Recently, Americans witnessed the historic confirmation of Justice Ketanji Brown Jackson, the first black woman appointed to the United States Supreme Court. Events like this have allowed the Montclair State University Pre-Law Society Board of Trustees to also make history while pursuing careers that speak of change.
The Pre-Law Society aims to attract students interested in law by providing networking opportunities, study tools for the law school admission test, law school trips and mock trials that help students familiarize themselves with the legal field.
Board members have different inspirations for pursuing the law.
A political science major and president of the Pre-Law Society for the 2021-2022 academic year, Nazish Naeem explains how her close relationship with her grandfather, who was a lawyer, inspired her to follow in his footsteps.
“I was very close to him, so I guess the law was always in my head,” Naeem said. “I really wanted to see what it was all about, so I got this internship at a law firm.”
Naeem highlighted the difficulties she faces in the legal field.
“Being a single woman, we have to catch up with the men, especially in the legal field,” Naeem said. “On top of that, there are so many great struggles [with] race [as well].”
Emayzyah Reeves is a young business administration student, the current vice president and the new president-elect for the 2022-2023 academic year. She wants a hand in changing faulty systems.
“[Within] the criminal justice system, there has to be a change, so I [want to] contribute to that,” Reeves said.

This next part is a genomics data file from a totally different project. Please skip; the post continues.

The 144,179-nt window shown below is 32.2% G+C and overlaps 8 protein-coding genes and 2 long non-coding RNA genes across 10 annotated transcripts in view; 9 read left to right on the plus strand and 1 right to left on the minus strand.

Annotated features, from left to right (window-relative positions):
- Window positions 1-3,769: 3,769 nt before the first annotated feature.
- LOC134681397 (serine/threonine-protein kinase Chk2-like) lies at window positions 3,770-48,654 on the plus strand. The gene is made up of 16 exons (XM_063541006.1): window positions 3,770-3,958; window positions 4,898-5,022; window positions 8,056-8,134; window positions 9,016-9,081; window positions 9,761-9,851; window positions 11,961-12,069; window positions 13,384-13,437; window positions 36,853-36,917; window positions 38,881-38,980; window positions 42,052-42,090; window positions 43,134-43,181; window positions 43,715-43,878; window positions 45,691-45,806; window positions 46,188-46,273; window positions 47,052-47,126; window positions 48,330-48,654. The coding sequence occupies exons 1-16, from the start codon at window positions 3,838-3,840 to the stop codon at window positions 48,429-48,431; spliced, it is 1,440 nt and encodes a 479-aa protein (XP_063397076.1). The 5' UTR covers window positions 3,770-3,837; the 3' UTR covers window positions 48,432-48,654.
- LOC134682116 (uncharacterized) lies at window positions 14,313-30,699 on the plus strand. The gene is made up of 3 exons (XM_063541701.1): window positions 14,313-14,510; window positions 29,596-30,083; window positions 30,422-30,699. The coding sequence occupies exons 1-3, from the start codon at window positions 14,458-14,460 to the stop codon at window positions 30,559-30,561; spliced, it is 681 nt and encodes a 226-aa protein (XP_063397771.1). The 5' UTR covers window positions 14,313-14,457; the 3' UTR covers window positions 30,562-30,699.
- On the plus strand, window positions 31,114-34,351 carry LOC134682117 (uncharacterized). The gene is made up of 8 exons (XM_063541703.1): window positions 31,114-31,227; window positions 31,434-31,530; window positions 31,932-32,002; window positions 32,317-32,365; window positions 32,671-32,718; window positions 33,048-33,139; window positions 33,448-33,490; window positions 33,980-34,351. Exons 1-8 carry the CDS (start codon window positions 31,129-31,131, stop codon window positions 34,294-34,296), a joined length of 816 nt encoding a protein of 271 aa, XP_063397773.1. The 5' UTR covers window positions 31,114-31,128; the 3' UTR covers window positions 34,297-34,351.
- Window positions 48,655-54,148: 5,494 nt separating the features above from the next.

For Michelle Roblero-Moreno, a liaison studies and junior justice major, pursuing a law degree is personal. Having seen the mistreatment of her loved ones who immigrated to the United States from Mexico, Roblero-Moreno is passionate about using her voice to make a difference within the immigration system.
“I’ve seen the treatment that my people, or just immigrants in general, get,” Roblero-Moreno said. “I [kind of] since there [needs] be some change or voice.
After taking the time to find out what career was best for her, Treasurer and Junior Major in Law, Law and Society, Marielina Halabi found a subject she loves.
“I was undecided for about a semester and a half until I found the case law and I loved it,” Halabi said.
The Pre-Law Society is also a platform that addresses important issues and topics. Jackson’s confirmation had a huge impact on Halabi and her fellow Pre-Law Society members.
Halabi spoke of the backlash Jackson received, despite his amazing credentials.
“[I believe Jackson] is probably more qualified than most current sitting judges at the time of their confirmation,” Halabi said. “She has so much to support, but obviously there’s been so much backlash [toward] her based on past decisions she has made. It’s just a double standard.
Reeves explained why women of color often fear entering the legal professions.
“Many people [are] discouraging women of color from entering law,” Reeves said. “A lot of [women of color] say they [don’t] want to get into law because of the bullying and the way they were always told they were never good enough.
The controversy surrounding Jackson’s confirmation revealed many issues affecting women in the legal professions. As women working to establish careers in law, the board understands the challenges Jackson has faced.
Halabi believes in the importance of creating a more inclusive legal system and in the steps taken by the Pre-Law Society to achieve this.
“We live in the most diverse country in the world, but if we look at our legal system, it doesn’t accurately represent our country,” Halabi said. “So I think representation is the first step.”